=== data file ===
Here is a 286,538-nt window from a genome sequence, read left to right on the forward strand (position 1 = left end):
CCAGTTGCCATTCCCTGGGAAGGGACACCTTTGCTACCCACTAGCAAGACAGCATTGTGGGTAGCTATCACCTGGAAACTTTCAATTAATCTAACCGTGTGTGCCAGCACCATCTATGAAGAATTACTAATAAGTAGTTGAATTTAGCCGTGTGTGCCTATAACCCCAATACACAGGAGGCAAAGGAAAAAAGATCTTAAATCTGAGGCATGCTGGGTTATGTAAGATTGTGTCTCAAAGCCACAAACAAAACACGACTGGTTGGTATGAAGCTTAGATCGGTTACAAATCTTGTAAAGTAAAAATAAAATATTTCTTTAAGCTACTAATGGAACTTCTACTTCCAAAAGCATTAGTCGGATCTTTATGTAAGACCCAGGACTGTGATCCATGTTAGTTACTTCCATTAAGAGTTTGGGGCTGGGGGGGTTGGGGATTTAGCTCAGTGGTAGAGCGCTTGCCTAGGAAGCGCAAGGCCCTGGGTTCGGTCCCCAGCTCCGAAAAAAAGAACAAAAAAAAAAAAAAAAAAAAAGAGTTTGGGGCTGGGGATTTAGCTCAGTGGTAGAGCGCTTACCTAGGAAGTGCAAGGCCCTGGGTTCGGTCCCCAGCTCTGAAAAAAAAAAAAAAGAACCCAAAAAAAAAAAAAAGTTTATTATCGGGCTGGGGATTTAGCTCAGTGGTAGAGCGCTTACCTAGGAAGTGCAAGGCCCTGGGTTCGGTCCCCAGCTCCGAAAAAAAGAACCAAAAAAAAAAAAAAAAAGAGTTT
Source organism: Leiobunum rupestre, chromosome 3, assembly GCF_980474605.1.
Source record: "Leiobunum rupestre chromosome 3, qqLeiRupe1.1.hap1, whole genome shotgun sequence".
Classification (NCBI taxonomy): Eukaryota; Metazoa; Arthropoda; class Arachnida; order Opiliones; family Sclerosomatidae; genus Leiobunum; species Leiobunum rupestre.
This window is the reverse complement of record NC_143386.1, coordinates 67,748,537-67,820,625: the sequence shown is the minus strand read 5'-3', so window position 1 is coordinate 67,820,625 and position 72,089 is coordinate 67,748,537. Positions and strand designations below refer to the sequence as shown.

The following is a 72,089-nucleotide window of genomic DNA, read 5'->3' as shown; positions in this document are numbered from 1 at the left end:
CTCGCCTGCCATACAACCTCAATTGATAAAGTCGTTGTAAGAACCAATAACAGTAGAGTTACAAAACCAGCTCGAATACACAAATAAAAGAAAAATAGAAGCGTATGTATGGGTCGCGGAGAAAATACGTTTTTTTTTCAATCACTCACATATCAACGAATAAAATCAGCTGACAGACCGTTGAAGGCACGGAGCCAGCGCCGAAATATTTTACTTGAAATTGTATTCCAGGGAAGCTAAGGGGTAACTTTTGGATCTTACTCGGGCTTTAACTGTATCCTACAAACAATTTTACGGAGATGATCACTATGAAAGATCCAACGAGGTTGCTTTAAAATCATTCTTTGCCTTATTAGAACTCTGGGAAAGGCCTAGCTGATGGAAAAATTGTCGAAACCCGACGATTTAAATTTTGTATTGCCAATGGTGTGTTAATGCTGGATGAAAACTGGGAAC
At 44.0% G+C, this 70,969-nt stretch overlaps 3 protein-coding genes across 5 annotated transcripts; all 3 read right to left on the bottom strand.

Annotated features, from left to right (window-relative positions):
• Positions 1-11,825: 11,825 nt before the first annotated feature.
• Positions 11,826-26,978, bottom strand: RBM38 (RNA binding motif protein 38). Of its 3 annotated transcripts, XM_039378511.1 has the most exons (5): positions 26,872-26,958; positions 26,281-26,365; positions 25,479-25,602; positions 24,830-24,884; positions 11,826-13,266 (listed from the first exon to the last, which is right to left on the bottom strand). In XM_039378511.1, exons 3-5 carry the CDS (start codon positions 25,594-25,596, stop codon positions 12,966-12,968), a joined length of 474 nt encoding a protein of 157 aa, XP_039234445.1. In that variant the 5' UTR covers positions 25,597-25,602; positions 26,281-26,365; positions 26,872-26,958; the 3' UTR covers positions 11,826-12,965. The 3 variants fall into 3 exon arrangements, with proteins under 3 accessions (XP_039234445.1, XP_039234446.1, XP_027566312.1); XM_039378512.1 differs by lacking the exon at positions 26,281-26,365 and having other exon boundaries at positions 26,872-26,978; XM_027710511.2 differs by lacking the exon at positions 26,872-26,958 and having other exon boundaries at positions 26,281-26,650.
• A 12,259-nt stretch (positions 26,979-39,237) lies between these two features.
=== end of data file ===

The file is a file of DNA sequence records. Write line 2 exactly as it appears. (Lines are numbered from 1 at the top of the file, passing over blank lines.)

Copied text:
CCAGTTGCCATTCCCTGGGAAGGGACACCTTTGCTACCCACTAGCAAGACAGCATTGTGGGTAGCTATCACCTGGAAACTTTCAATTAATCTAACCGTGTGTGCCAGCACCATCTATGAAGAATTACTAATAAGTAGTTGAATTTAGCCGTGTGTGCCTATAACCCCAATACACAGGAGGCAAAGGAAAAAAGATCTTAAATCTGAGGCATGCTGGGTTATGTAAGATTGTGTCTCAAAGCCACAAACAAAACACGACTGGTTGGTATGAAGCTTAGATCGGTTACAAATCTTGTAAAGTAAAAATAAAATATTTCTTTAAGCTACTAATGGAACTTCTACTTCCAAAAGCATTAGTCGGATCTTTATGTAAGACCCAGGACTGTGATCCATGTTAGTTACTTCCATTAAGAGTTTGGGGCTGGGGGGGTTGGGGATTTAGCTCAGTGGTAGAGCGCTTGCCTAGGAAGCGCAAGGCCCTGGGTTCGGTCCCCAGCTCCGAAAAAAAGAACAAAAAAAAAAAAAAAAAAAAAGAGTTTGGGGCTGGGGATTTAGCTCAGTGGTAGAGCGCTTACCTAGGAAGTGCAAGGCCCTGGGTTCGGTCCCCAGCTCTGAAAAAAAAAAAAAAGAACCCAAAAAAAAAAAAAAGTTTATTATCGGGCTGGGGATTTAGCTCAGTGGTAGAGCGCTTACCTAGGAAGTGCAAGGCCCTGGGTTCGGTCCCCAGCTCCGAAAAAAAGAACCAAAAAAAAAAAAAAAAAGAGTTT